Saturday, June 11, 2011

Seining for Gardies

As the sun went down a chill wind blew. Old Salt and I pulled the seine net onto the little dinghy. The wind crept through my woollies. Sand from the nets blew into my eyes, so I finished loading with my sunglasses in the half dark. Then I lost the bung while bailing rainwater out of the boat. Then Old Salt lost the padlock key - in the same patch of grass as the now invisible bung!
By then I was thinking, it's gonna be a shit shot. Everything's gone bad. Oh well. There's been shit shots before and there will be again. The last bad one, the net found a submerged rock and couldn't stay away from it.
We went inside the shack and made a cup of tea, waiting for the night to come on.

Down at The Pool, around the corner from Foul Bay, the wind died. It felt almost warm. Old Salt backed the trailer down to the water. We launched the boat and he rowed off into the night with me standing on the shore and holding the end of the seine net.

A beautiful night, glassed off, with the green  harbour markers flashing and bobbing in the water. By the time he pulled the boat back to shore two hundred metres along the beach and stumbled overboard, I'd nearly walked my end of the net up to where the truck was parked. Every so often, I shone the torch over the water, to find the buoy in the centre of the net.
'Start pullin that lead line in!'
'Keep pullin that lead line in!'
'Where's the bunt?' (The middle buoy.)
'Get that lead line under. Get that pocket happening!'

Running up and down the shoreline to grab more floats and get the net in brought up a bit of a sweat. Old Salt just ambled along until he was near the car too, then we both pulled the thrashing pocket of fish into the lacy water's edge.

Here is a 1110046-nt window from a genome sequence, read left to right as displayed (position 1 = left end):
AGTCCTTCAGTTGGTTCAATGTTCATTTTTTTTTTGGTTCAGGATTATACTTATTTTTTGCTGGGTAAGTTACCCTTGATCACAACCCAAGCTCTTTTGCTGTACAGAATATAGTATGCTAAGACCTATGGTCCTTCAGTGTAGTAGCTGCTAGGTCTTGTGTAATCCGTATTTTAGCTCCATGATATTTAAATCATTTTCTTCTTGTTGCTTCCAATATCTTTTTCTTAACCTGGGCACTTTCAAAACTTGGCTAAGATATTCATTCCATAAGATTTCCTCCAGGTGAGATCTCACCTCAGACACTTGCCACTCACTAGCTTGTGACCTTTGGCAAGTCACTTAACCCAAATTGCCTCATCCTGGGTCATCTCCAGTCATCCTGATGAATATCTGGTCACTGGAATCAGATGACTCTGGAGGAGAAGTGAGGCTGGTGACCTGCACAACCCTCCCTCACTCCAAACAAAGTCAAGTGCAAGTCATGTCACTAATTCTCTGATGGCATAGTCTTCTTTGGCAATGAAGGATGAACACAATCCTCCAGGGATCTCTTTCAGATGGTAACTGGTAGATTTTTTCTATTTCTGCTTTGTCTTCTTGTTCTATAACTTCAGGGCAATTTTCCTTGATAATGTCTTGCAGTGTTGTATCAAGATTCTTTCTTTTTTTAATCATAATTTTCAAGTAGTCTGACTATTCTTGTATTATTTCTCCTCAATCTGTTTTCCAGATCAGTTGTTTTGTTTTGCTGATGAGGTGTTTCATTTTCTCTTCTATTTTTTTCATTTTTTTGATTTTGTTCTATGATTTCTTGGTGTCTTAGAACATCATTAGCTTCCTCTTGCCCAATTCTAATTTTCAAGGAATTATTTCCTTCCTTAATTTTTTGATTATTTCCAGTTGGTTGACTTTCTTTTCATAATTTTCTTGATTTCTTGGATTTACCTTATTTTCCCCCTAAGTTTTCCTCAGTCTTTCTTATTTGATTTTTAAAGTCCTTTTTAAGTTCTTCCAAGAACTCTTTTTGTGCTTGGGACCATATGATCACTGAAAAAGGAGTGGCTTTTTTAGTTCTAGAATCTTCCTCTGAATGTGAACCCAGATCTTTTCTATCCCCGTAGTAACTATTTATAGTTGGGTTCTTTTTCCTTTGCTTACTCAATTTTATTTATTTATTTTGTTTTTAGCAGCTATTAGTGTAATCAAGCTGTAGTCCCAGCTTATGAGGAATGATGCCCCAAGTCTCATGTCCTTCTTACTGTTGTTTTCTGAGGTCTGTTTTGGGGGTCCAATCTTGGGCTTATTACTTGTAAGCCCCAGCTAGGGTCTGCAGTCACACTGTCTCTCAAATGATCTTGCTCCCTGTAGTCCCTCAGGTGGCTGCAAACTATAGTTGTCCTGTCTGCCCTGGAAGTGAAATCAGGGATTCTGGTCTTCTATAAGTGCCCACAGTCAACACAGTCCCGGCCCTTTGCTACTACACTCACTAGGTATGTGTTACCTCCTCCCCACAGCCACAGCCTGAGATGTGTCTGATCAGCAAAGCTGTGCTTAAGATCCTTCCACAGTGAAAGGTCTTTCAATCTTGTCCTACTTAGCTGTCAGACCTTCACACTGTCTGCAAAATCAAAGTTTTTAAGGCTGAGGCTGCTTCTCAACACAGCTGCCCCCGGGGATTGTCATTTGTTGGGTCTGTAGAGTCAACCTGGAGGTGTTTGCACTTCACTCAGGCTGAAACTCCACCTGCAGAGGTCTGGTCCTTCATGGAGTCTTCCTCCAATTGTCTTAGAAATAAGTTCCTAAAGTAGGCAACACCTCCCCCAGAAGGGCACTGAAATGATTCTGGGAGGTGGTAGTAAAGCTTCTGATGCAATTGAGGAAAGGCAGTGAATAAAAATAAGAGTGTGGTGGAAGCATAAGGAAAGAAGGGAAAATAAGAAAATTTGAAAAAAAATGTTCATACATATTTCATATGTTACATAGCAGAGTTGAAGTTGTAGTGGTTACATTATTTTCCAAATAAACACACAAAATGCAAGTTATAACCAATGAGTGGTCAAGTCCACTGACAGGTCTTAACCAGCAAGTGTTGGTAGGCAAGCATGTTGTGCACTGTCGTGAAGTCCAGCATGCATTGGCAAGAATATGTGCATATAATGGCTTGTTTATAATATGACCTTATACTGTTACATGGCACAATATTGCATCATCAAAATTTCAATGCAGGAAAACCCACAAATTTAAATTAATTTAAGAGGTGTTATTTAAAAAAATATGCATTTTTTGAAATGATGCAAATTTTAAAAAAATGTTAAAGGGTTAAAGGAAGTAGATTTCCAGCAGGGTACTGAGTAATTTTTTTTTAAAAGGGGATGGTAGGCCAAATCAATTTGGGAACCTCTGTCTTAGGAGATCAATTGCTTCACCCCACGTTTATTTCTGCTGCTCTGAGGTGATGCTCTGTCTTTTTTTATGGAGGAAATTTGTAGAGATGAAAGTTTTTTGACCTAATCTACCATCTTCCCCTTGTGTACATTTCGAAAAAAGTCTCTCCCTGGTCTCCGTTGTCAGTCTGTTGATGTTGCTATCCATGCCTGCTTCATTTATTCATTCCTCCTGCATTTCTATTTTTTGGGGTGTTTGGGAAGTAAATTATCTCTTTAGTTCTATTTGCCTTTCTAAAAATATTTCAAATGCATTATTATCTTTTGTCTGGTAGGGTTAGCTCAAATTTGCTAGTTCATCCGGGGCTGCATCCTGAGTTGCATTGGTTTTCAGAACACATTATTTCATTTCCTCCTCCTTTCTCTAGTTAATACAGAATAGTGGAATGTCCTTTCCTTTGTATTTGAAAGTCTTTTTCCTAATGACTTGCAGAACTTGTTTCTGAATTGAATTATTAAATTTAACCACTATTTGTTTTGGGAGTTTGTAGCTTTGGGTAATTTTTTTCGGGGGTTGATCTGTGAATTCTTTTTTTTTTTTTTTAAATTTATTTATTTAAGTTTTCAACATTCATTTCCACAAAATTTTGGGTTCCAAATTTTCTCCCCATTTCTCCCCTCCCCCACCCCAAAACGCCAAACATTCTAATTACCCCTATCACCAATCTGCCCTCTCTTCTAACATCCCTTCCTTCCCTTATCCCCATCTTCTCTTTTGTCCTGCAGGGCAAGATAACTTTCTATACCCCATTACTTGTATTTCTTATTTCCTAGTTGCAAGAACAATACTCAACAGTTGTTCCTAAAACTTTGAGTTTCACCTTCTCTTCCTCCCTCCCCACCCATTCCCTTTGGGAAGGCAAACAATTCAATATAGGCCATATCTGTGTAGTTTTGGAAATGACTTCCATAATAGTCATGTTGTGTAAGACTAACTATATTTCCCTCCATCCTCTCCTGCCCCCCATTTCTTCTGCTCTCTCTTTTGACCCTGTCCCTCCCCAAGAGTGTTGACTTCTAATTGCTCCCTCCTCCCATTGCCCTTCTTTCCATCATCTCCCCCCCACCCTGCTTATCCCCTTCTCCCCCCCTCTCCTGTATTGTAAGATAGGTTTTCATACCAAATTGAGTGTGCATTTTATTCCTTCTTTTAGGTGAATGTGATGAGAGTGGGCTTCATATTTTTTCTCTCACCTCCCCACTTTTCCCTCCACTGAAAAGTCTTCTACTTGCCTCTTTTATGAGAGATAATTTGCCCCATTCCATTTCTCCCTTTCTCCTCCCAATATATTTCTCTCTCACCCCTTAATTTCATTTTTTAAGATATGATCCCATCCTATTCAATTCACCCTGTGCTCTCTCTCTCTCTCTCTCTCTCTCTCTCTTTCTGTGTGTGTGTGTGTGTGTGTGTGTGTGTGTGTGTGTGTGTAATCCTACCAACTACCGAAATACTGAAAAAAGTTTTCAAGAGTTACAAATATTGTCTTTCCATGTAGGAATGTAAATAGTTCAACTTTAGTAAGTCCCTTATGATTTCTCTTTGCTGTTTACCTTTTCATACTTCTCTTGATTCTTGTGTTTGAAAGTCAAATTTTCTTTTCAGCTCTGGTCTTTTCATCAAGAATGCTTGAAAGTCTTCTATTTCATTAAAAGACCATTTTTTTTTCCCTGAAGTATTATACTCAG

A huge, brown stingray floundered, all elegance lost in the net and the sand. He was swiftly flipped out and slid into the sea. I kept wary eyes on the eel tails of cobbler. Blowies began rolling around the ebb like spiky footballs. Gardies, herring, whiting, all shining in the torchlight. A beautiful night.


  1. A beautiful night and a beautiful story Sarah. Thanks.

  2. You write so well, Sarah I can picture it in my imagination. Hope the bung and the key came to light again fairly quickly.

  3. Oh - I just heard someone say on the radio (when slagging off a writer) that 'her words fell like a stone'.

    Well, that would be no insult to you, Sarah. If your words sink into the depths, then they would take us with them - like plumbing the sky.

  4. Aw thanks Tom! And Molly! No the bung and the key are gone. I put an axehead over the spot to mark it and the next day, still couldn't find them. Twilight zone buffalo grass ...

  5. I love the way you write

    a short story but I wanted more


  6. I mean yes, its just that no seemed the right thing to say...

    No shit shot that shot, means a great shot, yeah?